Compare any two graphics cards:
GeForce GTX 560 vs Radeon HD 6870
IntroThe GeForce GTX 560 features core speeds of 810 MHz on the GPU, and 1001 MHz on the 1024 MB of GDDR5 memory. It features 336 SPUs along with 56 Texture Address Units and 32 ROPs.
Compare that to the Radeon HD 6870, which comes with core speeds of 900 MHz on the GPU, and 1050 MHz on the 1024 MB of GDDR5 RAM. It features 1120 SPUs along with 56 TAUs and 32 Rasterization Operator Units.
BenchmarksThese are real-world performance benchmarks that were submitted by Hardware Compare users. The scores seen here are the average of all benchmarks submitted for each respective test and hardware.
3DMark Fire Strike Graphics Score
Power Usage and Theoretical Benchmarks
Power Consumption (Max TDP)
The Radeon HD 6870 should theoretically perform a small bit faster than the GeForce GTX 560 in general. (explain)
Texel RateThe Radeon HD 6870 should be just a bit (approximately 11%) better at texture filtering than the GeForce GTX 560. (explain)
Pixel RateThe Radeon HD 6870 should be a little bit (approximately 11%) more effective at AA than the GeForce GTX 560, and will be capable of handling higher resolutions without losing too much performance. (explain)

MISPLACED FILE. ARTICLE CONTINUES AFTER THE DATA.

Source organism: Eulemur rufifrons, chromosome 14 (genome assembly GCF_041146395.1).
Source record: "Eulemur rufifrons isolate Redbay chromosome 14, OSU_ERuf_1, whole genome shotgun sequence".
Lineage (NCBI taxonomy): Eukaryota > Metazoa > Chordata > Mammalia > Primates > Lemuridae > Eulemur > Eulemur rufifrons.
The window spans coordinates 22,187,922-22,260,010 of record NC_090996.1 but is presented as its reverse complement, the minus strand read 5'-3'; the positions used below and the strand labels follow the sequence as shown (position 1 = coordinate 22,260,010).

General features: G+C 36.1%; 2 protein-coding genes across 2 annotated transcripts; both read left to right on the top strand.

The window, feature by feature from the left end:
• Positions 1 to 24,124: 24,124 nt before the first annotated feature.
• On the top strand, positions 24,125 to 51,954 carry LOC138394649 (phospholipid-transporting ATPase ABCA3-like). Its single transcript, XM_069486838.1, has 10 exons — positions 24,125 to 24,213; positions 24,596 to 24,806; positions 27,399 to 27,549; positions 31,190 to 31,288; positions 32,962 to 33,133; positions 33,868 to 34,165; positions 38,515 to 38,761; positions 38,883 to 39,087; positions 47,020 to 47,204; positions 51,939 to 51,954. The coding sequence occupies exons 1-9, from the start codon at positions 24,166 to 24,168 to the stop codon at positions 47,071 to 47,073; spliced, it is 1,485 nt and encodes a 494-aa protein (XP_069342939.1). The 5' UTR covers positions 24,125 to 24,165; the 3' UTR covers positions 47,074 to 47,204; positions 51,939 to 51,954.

Please note that the above 'benchmarks' are all just theoretical - the results were calculated based on the card's specifications, and real-world performance may (and probably will) vary at least a bit.
GeForce GTX 560
Radeon HD 6870
Memory Bandwidth: Bandwidth is the largest amount of data (counted in megabytes per second) that can be transferred over the external memory interface within a second. It is calculated by multiplying the interface width by its memory speed. In the case of DDR type RAM, the result should be multiplied by 2 again. If DDR5, multiply by 4 instead. The higher the bandwidth is, the faster the card will be in general. It especially helps with anti-aliasing, HDR and higher screen resolutions.
Texel Rate: Texel rate is the maximum texture map elements (texels) that are applied per second. This number is worked out by multiplying the total amount of texture units by the core speed of the chip. The better the texel rate, the better the video card will be at texture filtering (anisotropic filtering - AF). It is measured in millions of texels processed per second.
Pixel Rate: Pixel rate is the maximum amount of pixels that the graphics chip can possibly record to the local memory in one second - measured in millions of pixels per second. The figure is calculated by multiplying the amount of ROPs by the the core clock speed. ROPs (Raster Operations Pipelines - aka Render Output Units) are responsible for drawing the pixels (image) on the screen. The actual pixel rate is also dependant on many other factors, especially the memory bandwidth of the card - the lower the bandwidth is, the lower the ability to get to the maximum fill rate.
GeForce GTX 560
Radeon HD 6870